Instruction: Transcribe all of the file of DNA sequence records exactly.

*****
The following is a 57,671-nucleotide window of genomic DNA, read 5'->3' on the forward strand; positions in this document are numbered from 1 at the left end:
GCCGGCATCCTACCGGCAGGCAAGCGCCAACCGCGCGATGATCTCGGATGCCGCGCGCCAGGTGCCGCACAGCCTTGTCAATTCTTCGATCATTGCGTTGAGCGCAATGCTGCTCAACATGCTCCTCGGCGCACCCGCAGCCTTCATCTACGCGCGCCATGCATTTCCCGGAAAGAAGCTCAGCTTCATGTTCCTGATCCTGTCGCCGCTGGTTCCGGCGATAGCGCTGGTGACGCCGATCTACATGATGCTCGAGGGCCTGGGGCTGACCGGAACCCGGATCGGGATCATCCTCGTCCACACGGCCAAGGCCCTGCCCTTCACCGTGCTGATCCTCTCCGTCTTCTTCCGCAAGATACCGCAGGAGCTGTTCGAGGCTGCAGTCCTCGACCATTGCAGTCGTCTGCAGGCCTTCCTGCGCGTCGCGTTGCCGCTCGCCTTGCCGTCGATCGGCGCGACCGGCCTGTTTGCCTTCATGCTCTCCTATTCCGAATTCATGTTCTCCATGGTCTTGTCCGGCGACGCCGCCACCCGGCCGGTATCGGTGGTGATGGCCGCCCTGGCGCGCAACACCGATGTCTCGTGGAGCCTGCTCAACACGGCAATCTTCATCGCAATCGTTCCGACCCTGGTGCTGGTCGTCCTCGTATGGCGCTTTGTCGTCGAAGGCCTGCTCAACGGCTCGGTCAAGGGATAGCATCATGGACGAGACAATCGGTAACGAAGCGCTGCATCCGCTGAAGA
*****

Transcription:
The following is a 57,671-nucleotide window of genomic DNA, read 5'->3' on the forward strand; positions in this document are numbered from 1 at the left end:
GCCGGCATCCTACCGGCAGGCAAGCGCCAACCGCGCGATGATCTCGGATGCCGCGCGCCAGGTGCCGCACAGCCTTGTCAATTCTTCGATCATTGCGTTGAGCGCAATGCTGCTCAACATGCTCCTCGGCGCACCCGCAGCCTTCATCTACGCGCGCCATGCATTTCCCGGAAAGAAGCTCAGCTTCATGTTCCTGATCCTGTCGCCGCTGGTTCCGGCGATAGCGCTGGTGACGCCGATCTACATGATGCTCGAGGGCCTGGGGCTGACCGGAACCCGGATCGGGATCATCCTCGTCCACACGGCCAAGGCCCTGCCCTTCACCGTGCTGATCCTCTCCGTCTTCTTCCGCAAGATACCGCAGGAGCTGTTCGAGGCTGCAGTCCTCGACCATTGCAGTCGTCTGCAGGCCTTCCTGCGCGTCGCGTTGCCGCTCGCCTTGCCGTCGATCGGCGCGACCGGCCTGTTTGCCTTCATGCTCTCCTATTCCGAATTCATGTTCTCCATGGTCTTGTCCGGCGACGCCGCCACCCGGCCGGTATCGGTGGTGATGGCCGCCCTGGCGCGCAACACCGATGTCTCGTGGAGCCTGCTCAACACGGCAATCTTCATCGCAATCGTTCCGACCCTGGTGCTGGTCGTCCTCGTATGGCGCTTTGTCGTCGAAGGCCTGCTCAACGGCTCGGTCAAGGGATAGCATCATGGACGAGACAATCGGTAACGAAGCGCTGCATCCGCTGAAGA